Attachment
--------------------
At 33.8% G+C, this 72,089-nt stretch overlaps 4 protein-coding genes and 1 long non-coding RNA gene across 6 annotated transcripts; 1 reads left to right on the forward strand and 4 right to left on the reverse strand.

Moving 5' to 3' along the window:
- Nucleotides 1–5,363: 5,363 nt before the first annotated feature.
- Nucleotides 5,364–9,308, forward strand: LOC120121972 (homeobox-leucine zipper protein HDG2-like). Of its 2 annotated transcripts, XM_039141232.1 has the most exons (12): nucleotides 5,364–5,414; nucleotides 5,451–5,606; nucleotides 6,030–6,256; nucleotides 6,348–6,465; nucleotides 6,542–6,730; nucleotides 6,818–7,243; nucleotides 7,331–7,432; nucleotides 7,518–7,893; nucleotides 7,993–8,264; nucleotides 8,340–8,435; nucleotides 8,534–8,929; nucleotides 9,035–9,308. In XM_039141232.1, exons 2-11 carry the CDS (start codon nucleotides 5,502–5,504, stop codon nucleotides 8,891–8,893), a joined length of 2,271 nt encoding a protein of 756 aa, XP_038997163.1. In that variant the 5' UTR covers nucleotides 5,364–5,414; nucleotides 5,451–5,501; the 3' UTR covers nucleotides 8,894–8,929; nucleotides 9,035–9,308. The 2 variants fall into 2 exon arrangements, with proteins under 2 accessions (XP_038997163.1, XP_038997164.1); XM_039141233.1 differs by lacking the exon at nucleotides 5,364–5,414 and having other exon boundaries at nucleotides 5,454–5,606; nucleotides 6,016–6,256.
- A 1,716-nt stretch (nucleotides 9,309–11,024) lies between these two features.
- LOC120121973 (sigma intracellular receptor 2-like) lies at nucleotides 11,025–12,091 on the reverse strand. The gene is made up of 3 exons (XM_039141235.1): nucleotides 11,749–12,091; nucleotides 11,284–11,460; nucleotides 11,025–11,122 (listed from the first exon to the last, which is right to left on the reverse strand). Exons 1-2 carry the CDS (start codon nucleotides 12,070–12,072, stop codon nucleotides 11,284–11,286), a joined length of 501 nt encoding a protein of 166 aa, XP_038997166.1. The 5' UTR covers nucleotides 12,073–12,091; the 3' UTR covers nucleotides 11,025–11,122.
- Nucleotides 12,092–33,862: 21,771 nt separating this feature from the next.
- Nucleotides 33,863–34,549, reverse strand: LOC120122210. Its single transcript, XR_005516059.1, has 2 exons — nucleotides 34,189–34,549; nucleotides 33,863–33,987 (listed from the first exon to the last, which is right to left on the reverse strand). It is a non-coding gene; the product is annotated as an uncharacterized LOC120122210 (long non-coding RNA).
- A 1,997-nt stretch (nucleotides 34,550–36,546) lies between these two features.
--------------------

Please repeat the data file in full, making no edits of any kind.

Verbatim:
At 33.8% G+C, this 72,089-nt stretch overlaps 4 protein-coding genes and 1 long non-coding RNA gene across 6 annotated transcripts; 1 reads left to right on the forward strand and 4 right to left on the reverse strand.

Moving 5' to 3' along the window:
- Nucleotides 1–5,363: 5,363 nt before the first annotated feature.
- Nucleotides 5,364–9,308, forward strand: LOC120121972 (homeobox-leucine zipper protein HDG2-like). Of its 2 annotated transcripts, XM_039141232.1 has the most exons (12): nucleotides 5,364–5,414; nucleotides 5,451–5,606; nucleotides 6,030–6,256; nucleotides 6,348–6,465; nucleotides 6,542–6,730; nucleotides 6,818–7,243; nucleotides 7,331–7,432; nucleotides 7,518–7,893; nucleotides 7,993–8,264; nucleotides 8,340–8,435; nucleotides 8,534–8,929; nucleotides 9,035–9,308. In XM_039141232.1, exons 2-11 carry the CDS (start codon nucleotides 5,502–5,504, stop codon nucleotides 8,891–8,893), a joined length of 2,271 nt encoding a protein of 756 aa, XP_038997163.1. In that variant the 5' UTR covers nucleotides 5,364–5,414; nucleotides 5,451–5,501; the 3' UTR covers nucleotides 8,894–8,929; nucleotides 9,035–9,308. The 2 variants fall into 2 exon arrangements, with proteins under 2 accessions (XP_038997163.1, XP_038997164.1); XM_039141233.1 differs by lacking the exon at nucleotides 5,364–5,414 and having other exon boundaries at nucleotides 5,454–5,606; nucleotides 6,016–6,256.
- A 1,716-nt stretch (nucleotides 9,309–11,024) lies between these two features.
- LOC120121973 (sigma intracellular receptor 2-like) lies at nucleotides 11,025–12,091 on the reverse strand. The gene is made up of 3 exons (XM_039141235.1): nucleotides 11,749–12,091; nucleotides 11,284–11,460; nucleotides 11,025–11,122 (listed from the first exon to the last, which is right to left on the reverse strand). Exons 1-2 carry the CDS (start codon nucleotides 12,070–12,072, stop codon nucleotides 11,284–11,286), a joined length of 501 nt encoding a protein of 166 aa, XP_038997166.1. The 5' UTR covers nucleotides 12,073–12,091; the 3' UTR covers nucleotides 11,025–11,122.
- Nucleotides 12,092–33,862: 21,771 nt separating this feature from the next.
- Nucleotides 33,863–34,549, reverse strand: LOC120122210. Its single transcript, XR_005516059.1, has 2 exons — nucleotides 34,189–34,549; nucleotides 33,863–33,987 (listed from the first exon to the last, which is right to left on the reverse strand). It is a non-coding gene; the product is annotated as an uncharacterized LOC120122210 (long non-coding RNA).
- A 1,997-nt stretch (nucleotides 34,550–36,546) lies between these two features.